TopUpTV Anytime PVR

Originally published in Active Home magazine

TopUpTV Anytime Thomson DTR: An innovative way of bringing extra choice to Freeview

TopUpTV has been broadcasting a few extra channels on the digital terrestrial platform for a couple of years, at £7.99; now, however, they’ve launched their own PVR, which they call a Digital Television Recorder, the Thomson DTI 6300-16. Priced at £180 a month, this is a twin tuner PVR with an extra trick up its sleeve. Add a subscription card and a monthly sub to TopUpTV Anytime and the box will record programmes broadcast overnight, from a selection of channels, giving you around 100 programmes to view when you want; most programmes are replaced within a week, so in theory there’s always something for you to see – and around 15-20 hours space to record things you want to watch from Freeview. The paid for programmes are accessed by a special button on the remote, which has a look and feel not dissimilar to the Sky one.

As a PVR, there are all the things you’d expect – pause live TV, record two shows simultaneously – except between about 11pm and 8am, when the box will be busy recording the paid for content – and a 14 day EPG, provided by InView. When the box is first plugged in, it uses the 8 day Freeview EPG, and then receives the 14 day one overnight; setup is simple and painless.

During our review, the box received a firmware update to address some serious bugs, but a few niggles remain. Changing channels, for example, often resulted in the screen briefly going black, and subtitles don’t work either – a major omission. We also had problems with the box not recognising 4:3 content and switching our TV correctly. TopUp TV tell us these should be resolved in a future update.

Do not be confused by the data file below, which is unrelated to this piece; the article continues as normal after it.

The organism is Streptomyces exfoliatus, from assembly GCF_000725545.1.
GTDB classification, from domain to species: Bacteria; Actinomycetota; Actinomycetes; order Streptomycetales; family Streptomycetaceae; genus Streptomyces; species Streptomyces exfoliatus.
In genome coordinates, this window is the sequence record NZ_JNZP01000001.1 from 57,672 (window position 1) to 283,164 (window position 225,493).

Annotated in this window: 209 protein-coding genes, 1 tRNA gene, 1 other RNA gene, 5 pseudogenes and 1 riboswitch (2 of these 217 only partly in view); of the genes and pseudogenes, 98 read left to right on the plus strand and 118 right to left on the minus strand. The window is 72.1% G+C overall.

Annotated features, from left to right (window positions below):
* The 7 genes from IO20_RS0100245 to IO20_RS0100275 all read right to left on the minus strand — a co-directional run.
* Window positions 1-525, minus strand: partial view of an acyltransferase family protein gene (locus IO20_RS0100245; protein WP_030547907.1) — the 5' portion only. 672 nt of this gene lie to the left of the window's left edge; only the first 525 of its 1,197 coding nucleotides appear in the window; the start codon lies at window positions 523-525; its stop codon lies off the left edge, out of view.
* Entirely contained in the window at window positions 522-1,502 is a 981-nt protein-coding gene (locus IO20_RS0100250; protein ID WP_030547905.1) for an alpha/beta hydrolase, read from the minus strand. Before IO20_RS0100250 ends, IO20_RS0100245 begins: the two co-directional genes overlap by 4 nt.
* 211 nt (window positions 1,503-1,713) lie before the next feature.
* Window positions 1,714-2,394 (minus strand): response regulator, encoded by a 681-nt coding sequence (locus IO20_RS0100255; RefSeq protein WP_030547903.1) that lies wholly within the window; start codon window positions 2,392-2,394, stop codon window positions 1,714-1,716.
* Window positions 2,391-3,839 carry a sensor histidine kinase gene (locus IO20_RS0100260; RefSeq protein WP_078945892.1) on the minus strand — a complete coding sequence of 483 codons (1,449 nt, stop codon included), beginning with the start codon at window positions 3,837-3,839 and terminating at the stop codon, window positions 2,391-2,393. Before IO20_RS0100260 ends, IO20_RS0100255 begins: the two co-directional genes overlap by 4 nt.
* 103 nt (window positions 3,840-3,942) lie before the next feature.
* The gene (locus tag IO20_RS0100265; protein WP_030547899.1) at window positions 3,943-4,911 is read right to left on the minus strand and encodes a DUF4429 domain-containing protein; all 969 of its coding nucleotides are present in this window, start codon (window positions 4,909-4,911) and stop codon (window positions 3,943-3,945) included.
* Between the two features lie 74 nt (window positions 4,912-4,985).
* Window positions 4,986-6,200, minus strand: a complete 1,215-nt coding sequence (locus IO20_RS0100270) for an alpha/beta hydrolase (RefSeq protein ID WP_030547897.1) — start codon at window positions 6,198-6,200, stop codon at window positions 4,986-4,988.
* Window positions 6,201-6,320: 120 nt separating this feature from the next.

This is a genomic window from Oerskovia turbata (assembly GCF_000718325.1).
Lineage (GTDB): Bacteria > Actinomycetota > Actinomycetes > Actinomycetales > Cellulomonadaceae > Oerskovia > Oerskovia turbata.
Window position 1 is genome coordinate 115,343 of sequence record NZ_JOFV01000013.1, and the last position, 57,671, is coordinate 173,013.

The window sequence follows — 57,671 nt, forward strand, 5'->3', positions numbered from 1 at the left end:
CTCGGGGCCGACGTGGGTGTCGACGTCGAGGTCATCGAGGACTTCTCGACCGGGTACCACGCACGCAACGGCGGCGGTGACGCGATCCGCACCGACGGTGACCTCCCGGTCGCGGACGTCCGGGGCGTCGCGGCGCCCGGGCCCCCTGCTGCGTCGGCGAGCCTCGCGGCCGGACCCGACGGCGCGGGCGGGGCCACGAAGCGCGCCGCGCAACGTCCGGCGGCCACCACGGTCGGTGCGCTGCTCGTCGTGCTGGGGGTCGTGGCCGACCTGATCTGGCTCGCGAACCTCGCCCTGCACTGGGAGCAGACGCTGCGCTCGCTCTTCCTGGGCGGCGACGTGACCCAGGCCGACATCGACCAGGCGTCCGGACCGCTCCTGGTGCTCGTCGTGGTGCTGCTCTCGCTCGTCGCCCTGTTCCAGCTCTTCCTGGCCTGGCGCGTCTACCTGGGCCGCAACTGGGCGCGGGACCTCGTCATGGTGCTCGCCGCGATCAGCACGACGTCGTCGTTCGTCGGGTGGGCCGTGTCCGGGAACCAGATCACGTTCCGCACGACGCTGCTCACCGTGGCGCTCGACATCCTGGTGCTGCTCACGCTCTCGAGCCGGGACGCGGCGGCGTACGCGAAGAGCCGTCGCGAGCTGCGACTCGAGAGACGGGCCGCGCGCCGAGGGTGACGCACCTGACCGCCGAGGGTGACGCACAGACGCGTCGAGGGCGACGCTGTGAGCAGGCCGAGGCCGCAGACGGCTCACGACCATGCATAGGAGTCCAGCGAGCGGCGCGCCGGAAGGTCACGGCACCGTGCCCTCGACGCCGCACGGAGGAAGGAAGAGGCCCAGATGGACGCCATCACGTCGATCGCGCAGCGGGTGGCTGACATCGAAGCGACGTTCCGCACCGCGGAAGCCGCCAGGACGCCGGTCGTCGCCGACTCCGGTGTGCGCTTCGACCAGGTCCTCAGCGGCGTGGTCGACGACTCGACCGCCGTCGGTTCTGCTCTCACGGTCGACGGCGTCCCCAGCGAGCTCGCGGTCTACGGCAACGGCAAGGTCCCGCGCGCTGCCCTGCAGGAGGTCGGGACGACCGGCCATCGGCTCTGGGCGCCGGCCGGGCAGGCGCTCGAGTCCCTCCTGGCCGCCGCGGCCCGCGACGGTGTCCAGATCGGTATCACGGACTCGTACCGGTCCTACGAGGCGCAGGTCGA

Besides those, there are niggles in the interface. The EPG navigation needs lots of scrolling and takes some time to get used to, and overall, the screens tend to look a little bland and uninspired. If you want to record two things simultaneously at night, you’ll be warned that you may not receive some of the Anytime content. And sometimes, you just have to wait for a screen display to time out, because pressing the button you want doesn’t seem to work otherwise. On the positive side, the new firmware we received provides a series link, so you can record every episode of a programme easily.

The remote control’s good, though; it will control the volume on many TVs, and is well laid out – but when there’s a perfectly good ‘Info’ button, why can’t that be used for programme info in the library, instead of pressing Yellow?

Of course, to an extent TopUpTV Anytime will stand or fall on the quality of the programming; and we weren’t overly impressed. If you want extra stuff for the kids, great. If you want ancient CSIs, great. Or ‘Badly dubbed porn.’ But what you don’t get is the cream of the programmes from the channels available; if there really are experts choosing the shows, they seem distinctly low-brow ones, and the list on the Programmes page of the TopUp website didn’t thrill either. Even the add-on Picture Box movie service, while it may show films without ads, tends to show ones that have an alarming habit of popping up on Freeview channels anyway.

All in all, while the idea of using overnight slots for pay TV is sound – and arguably a better use than quiz channels – we feel that the Thomson box needs its faults addressed and, for many people, the content available simply isn’t a compelling enough reason to choose this box over a competing PVR.

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